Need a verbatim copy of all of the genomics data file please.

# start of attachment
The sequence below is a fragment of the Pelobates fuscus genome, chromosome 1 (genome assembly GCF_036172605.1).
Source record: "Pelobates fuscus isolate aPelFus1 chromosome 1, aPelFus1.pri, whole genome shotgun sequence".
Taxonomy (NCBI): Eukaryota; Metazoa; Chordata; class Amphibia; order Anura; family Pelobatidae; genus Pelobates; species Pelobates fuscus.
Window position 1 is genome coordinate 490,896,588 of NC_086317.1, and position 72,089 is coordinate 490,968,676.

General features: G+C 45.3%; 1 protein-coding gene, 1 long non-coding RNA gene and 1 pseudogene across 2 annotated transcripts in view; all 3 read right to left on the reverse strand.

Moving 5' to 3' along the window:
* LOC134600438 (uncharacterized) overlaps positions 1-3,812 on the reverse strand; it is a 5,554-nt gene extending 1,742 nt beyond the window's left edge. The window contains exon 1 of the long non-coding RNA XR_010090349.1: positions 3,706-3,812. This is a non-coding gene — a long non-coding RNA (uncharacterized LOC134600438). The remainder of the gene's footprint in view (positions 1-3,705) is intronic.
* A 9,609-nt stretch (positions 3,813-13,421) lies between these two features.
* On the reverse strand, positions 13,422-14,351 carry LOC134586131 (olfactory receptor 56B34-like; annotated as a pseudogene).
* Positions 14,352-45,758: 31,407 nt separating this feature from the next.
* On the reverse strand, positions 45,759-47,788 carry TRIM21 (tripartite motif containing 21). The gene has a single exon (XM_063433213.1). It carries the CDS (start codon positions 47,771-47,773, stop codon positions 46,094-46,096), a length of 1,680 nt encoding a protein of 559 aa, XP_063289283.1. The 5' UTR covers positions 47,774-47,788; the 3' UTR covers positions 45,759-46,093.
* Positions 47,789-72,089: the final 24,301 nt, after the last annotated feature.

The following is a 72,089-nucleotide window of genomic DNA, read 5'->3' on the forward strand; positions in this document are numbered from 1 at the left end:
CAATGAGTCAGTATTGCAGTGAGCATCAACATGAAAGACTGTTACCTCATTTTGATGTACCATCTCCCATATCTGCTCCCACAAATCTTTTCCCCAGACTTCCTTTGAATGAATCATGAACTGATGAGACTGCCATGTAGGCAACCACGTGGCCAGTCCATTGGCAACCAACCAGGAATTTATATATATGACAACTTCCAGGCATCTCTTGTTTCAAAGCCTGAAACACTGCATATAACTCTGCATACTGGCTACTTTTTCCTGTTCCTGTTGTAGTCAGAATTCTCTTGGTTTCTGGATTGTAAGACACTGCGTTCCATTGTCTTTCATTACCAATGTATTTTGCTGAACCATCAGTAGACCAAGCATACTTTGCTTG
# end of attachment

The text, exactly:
The sequence below is a fragment of the Pelobates fuscus genome, chromosome 1 (genome assembly GCF_036172605.1).
Source record: "Pelobates fuscus isolate aPelFus1 chromosome 1, aPelFus1.pri, whole genome shotgun sequence".
Taxonomy (NCBI): Eukaryota; Metazoa; Chordata; class Amphibia; order Anura; family Pelobatidae; genus Pelobates; species Pelobates fuscus.
Window position 1 is genome coordinate 490,896,588 of NC_086317.1, and position 72,089 is coordinate 490,968,676.

General features: G+C 45.3%; 1 protein-coding gene, 1 long non-coding RNA gene and 1 pseudogene across 2 annotated transcripts in view; all 3 read right to left on the reverse strand.

Moving 5' to 3' along the window:
* LOC134600438 (uncharacterized) overlaps positions 1-3,812 on the reverse strand; it is a 5,554-nt gene extending 1,742 nt beyond the window's left edge. The window contains exon 1 of the long non-coding RNA XR_010090349.1: positions 3,706-3,812. This is a non-coding gene — a long non-coding RNA (uncharacterized LOC134600438). The remainder of the gene's footprint in view (positions 1-3,705) is intronic.
* A 9,609-nt stretch (positions 3,813-13,421) lies between these two features.
* On the reverse strand, positions 13,422-14,351 carry LOC134586131 (olfactory receptor 56B34-like; annotated as a pseudogene).
* Positions 14,352-45,758: 31,407 nt separating this feature from the next.
* On the reverse strand, positions 45,759-47,788 carry TRIM21 (tripartite motif containing 21). The gene has a single exon (XM_063433213.1). It carries the CDS (start codon positions 47,771-47,773, stop codon positions 46,094-46,096), a length of 1,680 nt encoding a protein of 559 aa, XP_063289283.1. The 5' UTR covers positions 47,774-47,788; the 3' UTR covers positions 45,759-46,093.
* Positions 47,789-72,089: the final 24,301 nt, after the last annotated feature.

The following is a 72,089-nucleotide window of genomic DNA, read 5'->3' on the forward strand; positions in this document are numbered from 1 at the left end:
CAATGAGTCAGTATTGCAGTGAGCATCAACATGAAAGACTGTTACCTCATTTTGATGTACCATCTCCCATATCTGCTCCCACAAATCTTTTCCCCAGACTTCCTTTGAATGAATCATGAACTGATGAGACTGCCATGTAGGCAACCACGTGGCCAGTCCATTGGCAACCAACCAGGAATTTATATATATGACAACTTCCAGGCATCTCTTGTTTCAAAGCCTGAAACACTGCATATAACTCTGCATACTGGCTACTTTTTCCTGTTCCTGTTGTAGTCAGAATTCTCTTGGTTTCTGGATTGTAAGACACTGCGTTCCATTGTCTTTCATTACCAATGTATTTTGCTGAACCATCAGTAGACCAAGCATACTTTGCTTG